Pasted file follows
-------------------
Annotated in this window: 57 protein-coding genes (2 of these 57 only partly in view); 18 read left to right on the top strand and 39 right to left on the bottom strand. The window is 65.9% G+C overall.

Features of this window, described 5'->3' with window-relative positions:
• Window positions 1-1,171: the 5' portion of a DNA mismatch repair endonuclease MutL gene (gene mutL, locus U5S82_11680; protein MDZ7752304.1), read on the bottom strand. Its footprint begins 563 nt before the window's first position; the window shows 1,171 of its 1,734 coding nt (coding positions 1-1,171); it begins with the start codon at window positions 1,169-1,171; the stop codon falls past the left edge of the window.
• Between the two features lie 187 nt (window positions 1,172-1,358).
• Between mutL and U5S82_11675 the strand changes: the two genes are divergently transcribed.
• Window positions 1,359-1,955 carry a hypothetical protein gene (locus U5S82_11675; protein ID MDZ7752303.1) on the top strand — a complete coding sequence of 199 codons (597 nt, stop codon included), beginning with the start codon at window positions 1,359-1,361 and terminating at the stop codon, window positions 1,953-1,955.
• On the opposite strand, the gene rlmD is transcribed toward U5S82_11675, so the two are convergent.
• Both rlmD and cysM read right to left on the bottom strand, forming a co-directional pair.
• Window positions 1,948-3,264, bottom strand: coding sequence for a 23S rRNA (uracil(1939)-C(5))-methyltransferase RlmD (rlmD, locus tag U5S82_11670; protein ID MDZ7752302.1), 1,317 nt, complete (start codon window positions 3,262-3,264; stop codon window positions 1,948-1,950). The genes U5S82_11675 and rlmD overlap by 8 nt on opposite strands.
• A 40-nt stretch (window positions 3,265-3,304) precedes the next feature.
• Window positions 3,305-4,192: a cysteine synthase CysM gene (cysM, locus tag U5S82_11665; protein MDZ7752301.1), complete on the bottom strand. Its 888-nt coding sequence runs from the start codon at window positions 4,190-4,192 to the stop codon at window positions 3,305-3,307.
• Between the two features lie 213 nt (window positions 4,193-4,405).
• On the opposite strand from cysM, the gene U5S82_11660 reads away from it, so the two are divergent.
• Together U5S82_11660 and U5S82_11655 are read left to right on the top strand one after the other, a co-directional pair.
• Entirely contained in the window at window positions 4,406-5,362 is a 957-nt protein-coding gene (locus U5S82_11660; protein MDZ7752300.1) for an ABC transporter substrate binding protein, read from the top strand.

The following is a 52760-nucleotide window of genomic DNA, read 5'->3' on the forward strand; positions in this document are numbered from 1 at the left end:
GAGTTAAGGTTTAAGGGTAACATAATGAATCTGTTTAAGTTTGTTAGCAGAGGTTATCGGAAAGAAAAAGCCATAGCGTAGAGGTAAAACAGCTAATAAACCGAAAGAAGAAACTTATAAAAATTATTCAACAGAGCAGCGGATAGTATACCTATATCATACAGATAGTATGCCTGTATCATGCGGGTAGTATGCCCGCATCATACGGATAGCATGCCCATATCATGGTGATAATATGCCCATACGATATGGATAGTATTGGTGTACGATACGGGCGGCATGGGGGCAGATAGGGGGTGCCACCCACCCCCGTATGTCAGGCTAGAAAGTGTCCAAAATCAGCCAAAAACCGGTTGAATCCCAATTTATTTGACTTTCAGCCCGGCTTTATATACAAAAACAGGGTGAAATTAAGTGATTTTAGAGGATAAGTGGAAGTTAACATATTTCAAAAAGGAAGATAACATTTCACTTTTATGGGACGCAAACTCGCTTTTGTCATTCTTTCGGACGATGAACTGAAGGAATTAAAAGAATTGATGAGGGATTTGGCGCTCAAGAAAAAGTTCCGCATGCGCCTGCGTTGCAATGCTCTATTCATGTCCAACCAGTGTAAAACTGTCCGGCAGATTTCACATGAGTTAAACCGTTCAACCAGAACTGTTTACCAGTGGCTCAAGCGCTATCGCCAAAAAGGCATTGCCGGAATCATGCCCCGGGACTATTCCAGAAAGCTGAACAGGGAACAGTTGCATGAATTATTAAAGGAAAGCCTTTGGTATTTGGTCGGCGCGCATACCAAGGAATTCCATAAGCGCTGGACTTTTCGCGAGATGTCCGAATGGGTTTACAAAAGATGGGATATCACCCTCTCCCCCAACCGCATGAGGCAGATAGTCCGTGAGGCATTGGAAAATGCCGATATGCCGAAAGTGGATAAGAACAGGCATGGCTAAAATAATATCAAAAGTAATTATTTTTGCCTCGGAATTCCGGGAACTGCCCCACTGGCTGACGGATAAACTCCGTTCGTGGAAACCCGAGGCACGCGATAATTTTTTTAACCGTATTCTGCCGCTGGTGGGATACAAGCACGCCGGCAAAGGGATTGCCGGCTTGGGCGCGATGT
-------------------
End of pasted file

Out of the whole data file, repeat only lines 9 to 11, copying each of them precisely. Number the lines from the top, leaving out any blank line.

• Window positions 1,948-3,264, bottom strand: coding sequence for a 23S rRNA (uracil(1939)-C(5))-methyltransferase RlmD (rlmD, locus tag U5S82_11670; protein ID MDZ7752302.1), 1,317 nt, complete (start codon window positions 3,262-3,264; stop codon window positions 1,948-1,950). The genes U5S82_11675 and rlmD overlap by 8 nt on opposite strands.
• A 40-nt stretch (window positions 3,265-3,304) precedes the next feature.
• Window positions 3,305-4,192: a cysteine synthase CysM gene (cysM, locus tag U5S82_11665; protein MDZ7752301.1), complete on the bottom strand. Its 888-nt coding sequence runs from the start codon at window positions 4,190-4,192 to the stop codon at window positions 3,305-3,307.